Phase 3 is called the luteal phase. What kind of training is recommended during this run-up to menstruation?
The luteal phase comes after ovulation. This is the consolidation phase: you should focus on solidifying the fitness you gained in the previous phases. Body temperature, resting heart rate and respiratory rate increase. And your body finds it harder to regulate changes in temperature. So it’s very important to ensure you are properly hydrated, particularly during long endurance sessions. A rise in progesterone impacts your muscle-building capacity, and your performance levels may fall. Hence, as progesterone tends to break down protein faster, you should add a little more protein to your diet at this time. The decreasing hormone levels towards the end of the luteal phase often give rise to mood swings and fluctuations in energy levels.
Many women dread the final phase in the cycle – the premenstrual phase and the associated premenstrual syndrome (PMS). Any tips on easing the symptoms?
Getting plenty of sleep helps. Energy levels may fall, and women may be less inclined to exercise during this phase. Putting yourself under pressure to train may actually worsen your PMS symptoms. You should therefore focus on recovery at this point in your cycle. However, you don’t need stop exercising completely. When you’re suffering from PMS, gentle sports such as yoga can help. Good to know: sport has an anti-inflammatory effect and releases endorphins – and this can even improve your mood.
Many women experience premenstrual food cravings. How can we keeping these cravings at bay?
To maintain stable blood sugar levels, and therefore counteract cravings, it’s a good idea to eat healthy foods that keep you fuller for longer. This could be wholegrain products, avocado or chicken, for example. Foods rich in antioxidants, such as fruit, vegetables and pulses, as well as anti-inflammatory foods, such as salmon and walnuts, can also help ease PMS symptoms. Dark chocolate − enjoyed in moderation, of course − contains many healthy polyphenols and, thanks to its high stearic acid content, has a positive effect on fat metabolism. Anyone who has problems sleeping should try drinking melatonin-rich milk in the evening. Other sleep-enhancing foods include sour cherries and tryptophan-rich foods such as eggs, fish, pumpkin seeds and peanuts.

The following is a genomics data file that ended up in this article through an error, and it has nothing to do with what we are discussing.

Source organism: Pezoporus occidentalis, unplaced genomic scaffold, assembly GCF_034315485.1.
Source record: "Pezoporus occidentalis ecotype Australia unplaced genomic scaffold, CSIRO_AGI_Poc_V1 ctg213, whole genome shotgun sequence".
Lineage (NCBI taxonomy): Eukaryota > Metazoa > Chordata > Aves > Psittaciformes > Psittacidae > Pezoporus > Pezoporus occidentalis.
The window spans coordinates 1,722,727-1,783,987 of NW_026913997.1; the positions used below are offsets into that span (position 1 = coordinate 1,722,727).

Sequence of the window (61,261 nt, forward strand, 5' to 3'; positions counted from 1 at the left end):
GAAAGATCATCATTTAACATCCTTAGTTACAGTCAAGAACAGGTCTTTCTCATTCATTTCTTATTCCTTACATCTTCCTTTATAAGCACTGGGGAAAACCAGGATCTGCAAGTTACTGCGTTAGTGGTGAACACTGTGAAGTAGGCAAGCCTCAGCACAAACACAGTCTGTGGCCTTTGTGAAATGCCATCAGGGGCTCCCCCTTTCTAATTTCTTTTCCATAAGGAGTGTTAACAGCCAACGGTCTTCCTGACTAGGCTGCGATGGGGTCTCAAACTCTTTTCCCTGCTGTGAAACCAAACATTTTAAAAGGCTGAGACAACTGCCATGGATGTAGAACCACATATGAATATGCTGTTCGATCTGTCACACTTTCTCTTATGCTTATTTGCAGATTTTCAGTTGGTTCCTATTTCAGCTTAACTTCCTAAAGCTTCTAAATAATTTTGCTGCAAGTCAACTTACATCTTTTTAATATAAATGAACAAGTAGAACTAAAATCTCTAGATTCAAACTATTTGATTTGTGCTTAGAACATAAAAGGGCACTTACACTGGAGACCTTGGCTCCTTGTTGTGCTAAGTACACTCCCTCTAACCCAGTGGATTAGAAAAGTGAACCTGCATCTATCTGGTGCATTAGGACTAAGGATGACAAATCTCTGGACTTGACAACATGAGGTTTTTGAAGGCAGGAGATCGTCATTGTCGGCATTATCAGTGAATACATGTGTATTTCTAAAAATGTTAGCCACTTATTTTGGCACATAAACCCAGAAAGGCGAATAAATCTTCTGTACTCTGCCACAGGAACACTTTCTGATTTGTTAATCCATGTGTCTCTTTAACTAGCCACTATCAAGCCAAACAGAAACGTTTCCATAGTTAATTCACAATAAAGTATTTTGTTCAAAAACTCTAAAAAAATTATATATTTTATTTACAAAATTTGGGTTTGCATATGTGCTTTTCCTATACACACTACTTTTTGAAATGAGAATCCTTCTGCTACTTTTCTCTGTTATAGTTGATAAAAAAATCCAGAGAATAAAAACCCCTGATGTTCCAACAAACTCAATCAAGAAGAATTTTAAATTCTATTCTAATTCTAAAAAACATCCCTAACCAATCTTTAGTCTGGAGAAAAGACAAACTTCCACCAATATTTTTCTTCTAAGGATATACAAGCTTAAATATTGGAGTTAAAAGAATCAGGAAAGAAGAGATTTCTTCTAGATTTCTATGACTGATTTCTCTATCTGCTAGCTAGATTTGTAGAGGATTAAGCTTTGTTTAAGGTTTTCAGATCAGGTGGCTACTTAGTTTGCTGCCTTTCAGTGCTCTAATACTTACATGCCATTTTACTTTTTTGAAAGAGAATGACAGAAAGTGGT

What’s your top tip for training based on the menstrual cycle?
In sports medicine, we always advocate using personal training plans. The menstrual cycle affects women differently, so it’s crucial that we learn to listen to our bodies. It’s best to track when you feel fatigued or motivated, irritable or happy, hungry or lacking in appetite. Many apps are available on the market today to help you do this. You can then learn a lot about your menstrual cycle from this data. If you have severe menstrual problems, it is important to be kind to your body and not to put yourself under pressure. But further studies are needed to be able to make specific recommendations. A regular menstrual cycle is a reliable indicator that your body is basically doing OK. So it’s best to accept − and maybe utilise − the phases of your cycle based on your own experiences. However, if you often miss periods, it’s a good idea to see a doctor.